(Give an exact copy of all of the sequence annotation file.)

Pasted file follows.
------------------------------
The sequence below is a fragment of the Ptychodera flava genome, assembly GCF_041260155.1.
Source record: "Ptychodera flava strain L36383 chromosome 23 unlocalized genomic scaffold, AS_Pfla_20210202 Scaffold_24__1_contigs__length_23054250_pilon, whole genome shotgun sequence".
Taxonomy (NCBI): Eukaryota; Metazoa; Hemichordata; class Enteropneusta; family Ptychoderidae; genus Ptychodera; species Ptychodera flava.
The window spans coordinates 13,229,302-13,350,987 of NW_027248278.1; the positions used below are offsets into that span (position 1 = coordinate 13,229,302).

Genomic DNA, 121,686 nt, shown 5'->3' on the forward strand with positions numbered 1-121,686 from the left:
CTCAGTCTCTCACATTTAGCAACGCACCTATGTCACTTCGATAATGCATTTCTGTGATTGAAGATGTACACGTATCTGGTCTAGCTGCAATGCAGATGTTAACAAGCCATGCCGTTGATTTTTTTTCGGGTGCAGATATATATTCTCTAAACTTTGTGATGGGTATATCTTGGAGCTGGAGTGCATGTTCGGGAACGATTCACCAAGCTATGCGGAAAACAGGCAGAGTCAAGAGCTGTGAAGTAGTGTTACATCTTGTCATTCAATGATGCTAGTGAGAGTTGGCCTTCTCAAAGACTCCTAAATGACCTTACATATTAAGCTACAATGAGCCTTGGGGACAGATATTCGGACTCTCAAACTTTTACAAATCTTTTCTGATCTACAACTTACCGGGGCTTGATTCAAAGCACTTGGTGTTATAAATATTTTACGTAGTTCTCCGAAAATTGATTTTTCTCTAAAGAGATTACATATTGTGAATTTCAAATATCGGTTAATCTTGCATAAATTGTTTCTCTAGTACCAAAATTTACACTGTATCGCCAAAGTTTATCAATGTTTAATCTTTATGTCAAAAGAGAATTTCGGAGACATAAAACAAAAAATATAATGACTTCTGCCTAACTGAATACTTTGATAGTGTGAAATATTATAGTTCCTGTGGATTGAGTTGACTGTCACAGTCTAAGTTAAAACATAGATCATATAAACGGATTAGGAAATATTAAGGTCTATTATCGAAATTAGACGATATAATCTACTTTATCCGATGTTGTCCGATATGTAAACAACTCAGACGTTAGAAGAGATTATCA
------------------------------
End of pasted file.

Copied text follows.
The sequence below is a fragment of the Ptychodera flava genome, assembly GCF_041260155.1.
Source record: "Ptychodera flava strain L36383 chromosome 23 unlocalized genomic scaffold, AS_Pfla_20210202 Scaffold_24__1_contigs__length_23054250_pilon, whole genome shotgun sequence".
Taxonomy (NCBI): Eukaryota; Metazoa; Hemichordata; class Enteropneusta; family Ptychoderidae; genus Ptychodera; species Ptychodera flava.
The window spans coordinates 13,229,302-13,350,987 of NW_027248278.1; the positions used below are offsets into that span (position 1 = coordinate 13,229,302).

Genomic DNA, 121,686 nt, shown 5'->3' on the forward strand with positions numbered 1-121,686 from the left:
CTCAGTCTCTCACATTTAGCAACGCACCTATGTCACTTCGATAATGCATTTCTGTGATTGAAGATGTACACGTATCTGGTCTAGCTGCAATGCAGATGTTAACAAGCCATGCCGTTGATTTTTTTTCGGGTGCAGATATATATTCTCTAAACTTTGTGATGGGTATATCTTGGAGCTGGAGTGCATGTTCGGGAACGATTCACCAAGCTATGCGGAAAACAGGCAGAGTCAAGAGCTGTGAAGTAGTGTTACATCTTGTCATTCAATGATGCTAGTGAGAGTTGGCCTTCTCAAAGACTCCTAAATGACCTTACATATTAAGCTACAATGAGCCTTGGGGACAGATATTCGGACTCTCAAACTTTTACAAATCTTTTCTGATCTACAACTTACCGGGGCTTGATTCAAAGCACTTGGTGTTATAAATATTTTACGTAGTTCTCCGAAAATTGATTTTTCTCTAAAGAGATTACATATTGTGAATTTCAAATATCGGTTAATCTTGCATAAATTGTTTCTCTAGTACCAAAATTTACACTGTATCGCCAAAGTTTATCAATGTTTAATCTTTATGTCAAAAGAGAATTTCGGAGACATAAAACAAAAAATATAATGACTTCTGCCTAACTGAATACTTTGATAGTGTGAAATATTATAGTTCCTGTGGATTGAGTTGACTGTCACAGTCTAAGTTAAAACATAGATCATATAAACGGATTAGGAAATATTAAGGTCTATTATCGAAATTAGACGATATAATCTACTTTATCCGATGTTGTCCGATATGTAAACAACTCAGACGTTAGAAGAGATTATCA